While I don’t consider myself an advocacy expert by any means, I have learned a great deal while working at the Food Bank and among fellow anti-hunger advocates. I’ve had to think critically about how to best package certain health and social messages to push forward our policy priorities. I was able to work with a lot of big data that had been collected by the Food Bank and partners such as the USDA and Food Research and Action Center, as well as experiment with storytelling in order to create more compelling messages for our advocacy campaigns. I was introduced to many national and local social policies and learned a lot through independent research and discussions with my senior team members. I saw the intersection of food policies and food programs and also witnessed many of the Food Bank’s innovation programs to combat hunger and poverty at a more systemic level (e.g. financial empowerment and tax services). This work involves a lot of systems thinking, not just related to the food distribution cycle, but also to the deeper social issues and policies from which hunger stems.

The part that drives me the most within this field is the fact that hunger is a solvable problem. It is large and daunting, yes—but ultimately it is a condition that can be eliminated through sweeping social reform and innovation. My passion is not merely hunger relief through emergency food programs—I dream of a sustainable, long-term solution for a well-nourished society that doesn’t have to worry where their next meal is coming from, but this cannot be achieved without persistent advocacy. I view food security as preventative healthcare, and with poverty being a leading social determinant of health, I think anti-hunger work is inextricably tied to public health. As I continue to advance the Hunger Cliff project, I look forward to learning more about health advocacy this semester to enhance and inform my work at the intersection of health and hunger.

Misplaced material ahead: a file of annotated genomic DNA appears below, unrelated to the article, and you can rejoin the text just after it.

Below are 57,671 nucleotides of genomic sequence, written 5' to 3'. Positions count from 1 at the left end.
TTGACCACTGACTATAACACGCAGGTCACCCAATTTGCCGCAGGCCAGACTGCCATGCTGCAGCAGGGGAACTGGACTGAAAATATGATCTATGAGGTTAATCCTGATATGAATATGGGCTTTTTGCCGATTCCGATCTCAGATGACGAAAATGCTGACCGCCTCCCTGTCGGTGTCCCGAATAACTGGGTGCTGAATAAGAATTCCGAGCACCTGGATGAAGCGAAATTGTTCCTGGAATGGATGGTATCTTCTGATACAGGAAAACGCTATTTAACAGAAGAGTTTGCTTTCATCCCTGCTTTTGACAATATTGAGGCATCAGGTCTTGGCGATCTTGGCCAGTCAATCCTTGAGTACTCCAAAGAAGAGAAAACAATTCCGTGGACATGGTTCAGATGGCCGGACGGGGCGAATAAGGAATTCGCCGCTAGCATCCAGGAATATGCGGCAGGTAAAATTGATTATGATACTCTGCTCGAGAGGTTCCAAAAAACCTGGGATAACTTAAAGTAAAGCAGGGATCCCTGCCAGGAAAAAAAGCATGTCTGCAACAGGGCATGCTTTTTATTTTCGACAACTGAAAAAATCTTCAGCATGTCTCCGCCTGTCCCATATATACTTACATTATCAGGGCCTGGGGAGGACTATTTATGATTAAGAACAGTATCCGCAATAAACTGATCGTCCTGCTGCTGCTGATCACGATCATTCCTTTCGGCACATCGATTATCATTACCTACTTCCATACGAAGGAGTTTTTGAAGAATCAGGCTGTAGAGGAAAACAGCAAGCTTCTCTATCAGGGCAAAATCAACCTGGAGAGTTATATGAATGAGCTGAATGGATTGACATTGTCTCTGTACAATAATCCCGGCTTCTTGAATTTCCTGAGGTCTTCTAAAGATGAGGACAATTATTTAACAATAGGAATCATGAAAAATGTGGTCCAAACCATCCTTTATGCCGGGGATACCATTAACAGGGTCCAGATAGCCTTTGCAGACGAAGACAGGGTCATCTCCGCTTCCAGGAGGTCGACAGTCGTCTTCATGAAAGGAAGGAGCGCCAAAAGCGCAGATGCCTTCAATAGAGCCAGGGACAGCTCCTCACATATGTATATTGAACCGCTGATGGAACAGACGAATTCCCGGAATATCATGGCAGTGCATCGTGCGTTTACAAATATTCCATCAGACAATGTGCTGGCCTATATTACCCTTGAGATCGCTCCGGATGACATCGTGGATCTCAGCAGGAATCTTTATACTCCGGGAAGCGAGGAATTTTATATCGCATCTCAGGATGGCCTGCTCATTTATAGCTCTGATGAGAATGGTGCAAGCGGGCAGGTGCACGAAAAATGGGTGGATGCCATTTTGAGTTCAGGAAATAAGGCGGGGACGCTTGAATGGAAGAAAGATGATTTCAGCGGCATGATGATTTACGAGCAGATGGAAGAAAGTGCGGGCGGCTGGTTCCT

OCTOBER Foodie Inspired Events Happening in NYC!

10/1/15-10/18/15 – Food Truck Rally

10/5/15 – Let Us Eat Local

10/6/15 – Book Talk — “Soda Politics” by Dr. Marion Nestle

10/12/15 – Book & Film: “After Winter, Spring” – New York Special Screening

10/16/15- FOODi: Food, Business & Technology

10/17/15 – Eating Through Time Festival

10/19/15 -10/20/15 – James Beard Foundation Conference: Rethinking the Future of Food

10/24/15 – Rodale’s Organic Life Farm2Fork Festival: Slow Down Dinner

10/26/15 – The Manhattan Slur – Dig Inn

Every Saturday of October – Hester Street Fair

General Body Meeting

General Body Meeting_Oct 2015

Join FPOP for the first general body meeting of fall 2015! We will be sharing all the great events we have planned this fall, introducing the e-board to the incoming class and sharing a great lunch! If you are interested in joining the e-board or signing up for a working group this will be a great time to learn more about these positions and ask any questions! Hope to see you there on October 1st!

An Epidemic of Bad Research and Reporting

An Epidemic of Bad Research and Reporting

By: Sarah Kunkle

Original Publication found here:

Earlier this summer, the popular science and technology blog io9 ran a story that caught the eyes of many: “I Fooled Millions into Thinking Chocolate Helps Weight Loss.” Over the course of the article, John Bohannan, a science journalist, describes his elaborate hoax and laments the state of both nutrition research and science reporting. Unfortunately, this is all too common.

Although the study was real, it was intentionally plagued by methodological and analytical flaws, including an extremely small sample size and large number of measurements that gave the study a greater than 60 percent chance of finding at least one statistically significant result. To address these issues, some journals are considering getting rid of p-values (a measure indicating how likely it is that study results are due to chance) and many do not accept studies with fewer than 30 subjects. Nevertheless, many low quality studies still end up published in peer-reviewed journals.